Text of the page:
As A. Lange & Söhne moves into its 27th year of operation since its revival in the 1990s, the Saxon brand decided to release to us a fresh new take on what’s probably its second most iconic model series after the Lange 1: the Zeitwerk. This watch is renowned for its innovative usage of mechanics to display the time in a digital fashion using numbers rather than hands. It’s an extraordinarily complex way of making something that, on the surface, looks quite simple.
The Zeitwerk is a modern-day legend for its design and execution. In this form, it uses A. Lange & Söhne’s proprietary alloy Honeygold for its 41.9mm x 12.6mm case. Honeygold has a slightly different lustre and hue thanks to its secretive blend of metals, it is neither rose gold nor yellow gold, but it is 100% A. Lange & Söhne.
The real standout of this watch is the dial, however. The Zeitwerk dial uses three disks, two of which are superimposed, to display the time in the fashion of a digital watch which only displays the numbers of the current time. There is are two on the watch, the running seconds and power reserve. Everything else is digital, but a mechanical movement powers it. Like Lumen models of the past, A. Lange & Söhne uses a sapphire crystal dial that’s been tinted alongside applications of lume to bring the watch to life at night. The dark-coloured dial with black time windows (a first for the Zeitwerk if my memory serves correctly, which isn’t always the case) stands out on this watch, although seeing it in person will reveal just how much they stand out.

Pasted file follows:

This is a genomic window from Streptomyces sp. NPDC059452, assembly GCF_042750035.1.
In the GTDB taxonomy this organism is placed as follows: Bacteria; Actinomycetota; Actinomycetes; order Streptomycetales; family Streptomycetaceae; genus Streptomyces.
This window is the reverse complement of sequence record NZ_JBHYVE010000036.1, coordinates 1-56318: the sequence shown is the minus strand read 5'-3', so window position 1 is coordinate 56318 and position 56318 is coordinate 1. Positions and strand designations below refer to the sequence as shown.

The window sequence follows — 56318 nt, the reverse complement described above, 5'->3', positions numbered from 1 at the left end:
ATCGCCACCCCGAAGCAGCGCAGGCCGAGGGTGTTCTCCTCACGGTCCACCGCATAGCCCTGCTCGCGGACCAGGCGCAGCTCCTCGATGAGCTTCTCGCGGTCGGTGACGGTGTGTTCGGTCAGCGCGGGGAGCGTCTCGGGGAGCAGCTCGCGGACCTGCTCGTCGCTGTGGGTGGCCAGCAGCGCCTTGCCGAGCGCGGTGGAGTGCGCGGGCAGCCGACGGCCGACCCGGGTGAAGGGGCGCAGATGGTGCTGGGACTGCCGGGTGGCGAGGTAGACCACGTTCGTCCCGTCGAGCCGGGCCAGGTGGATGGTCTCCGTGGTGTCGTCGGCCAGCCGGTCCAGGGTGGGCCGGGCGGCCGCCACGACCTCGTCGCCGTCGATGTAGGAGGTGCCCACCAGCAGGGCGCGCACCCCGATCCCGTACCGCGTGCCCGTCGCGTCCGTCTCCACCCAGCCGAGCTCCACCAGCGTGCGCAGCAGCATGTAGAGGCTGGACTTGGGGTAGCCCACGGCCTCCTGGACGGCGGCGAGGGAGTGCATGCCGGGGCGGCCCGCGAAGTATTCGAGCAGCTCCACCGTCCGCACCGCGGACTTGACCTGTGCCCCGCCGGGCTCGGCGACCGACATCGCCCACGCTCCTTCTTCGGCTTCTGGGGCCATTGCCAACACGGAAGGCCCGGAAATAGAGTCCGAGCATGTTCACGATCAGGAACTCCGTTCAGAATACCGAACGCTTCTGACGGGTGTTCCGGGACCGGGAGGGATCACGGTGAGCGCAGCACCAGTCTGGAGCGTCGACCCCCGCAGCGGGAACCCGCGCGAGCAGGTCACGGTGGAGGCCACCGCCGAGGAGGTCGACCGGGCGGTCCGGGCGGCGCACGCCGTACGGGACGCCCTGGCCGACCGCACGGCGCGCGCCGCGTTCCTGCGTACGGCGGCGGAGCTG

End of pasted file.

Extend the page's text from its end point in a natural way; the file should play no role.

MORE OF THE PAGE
Powering this watch is the calibre L043.9, a new Zeitwerk calibre that builds off the previous. The new calibre has two barrels providing a power reserve of 72-hours. Between the barrels and the escapement assembly sits a patented device called a Constant Force Mechanism. It is, in essence, a remontoir, and it uses a spring to regulate the flow of power. The spring must be powered up to a certain level by the mainsprings, at which point a clutch slips and allows the stored energy to be delivered to the escapement assembly in precise intervals. This extra step of self-regulation means that the watch can be more accurate. It also assists in powering the substantial time disks. Most watches don’t have a system like this, which is why a date window can seem to slip forwards halfway as it builds up to the change (to be clear, a remontoire isn’t the only solution to this, a Rolex makes a precise date change without it). As before, a separate pusher on the watch allows the hour display to be set forwards independently of the watch, to allow for easy time-setting.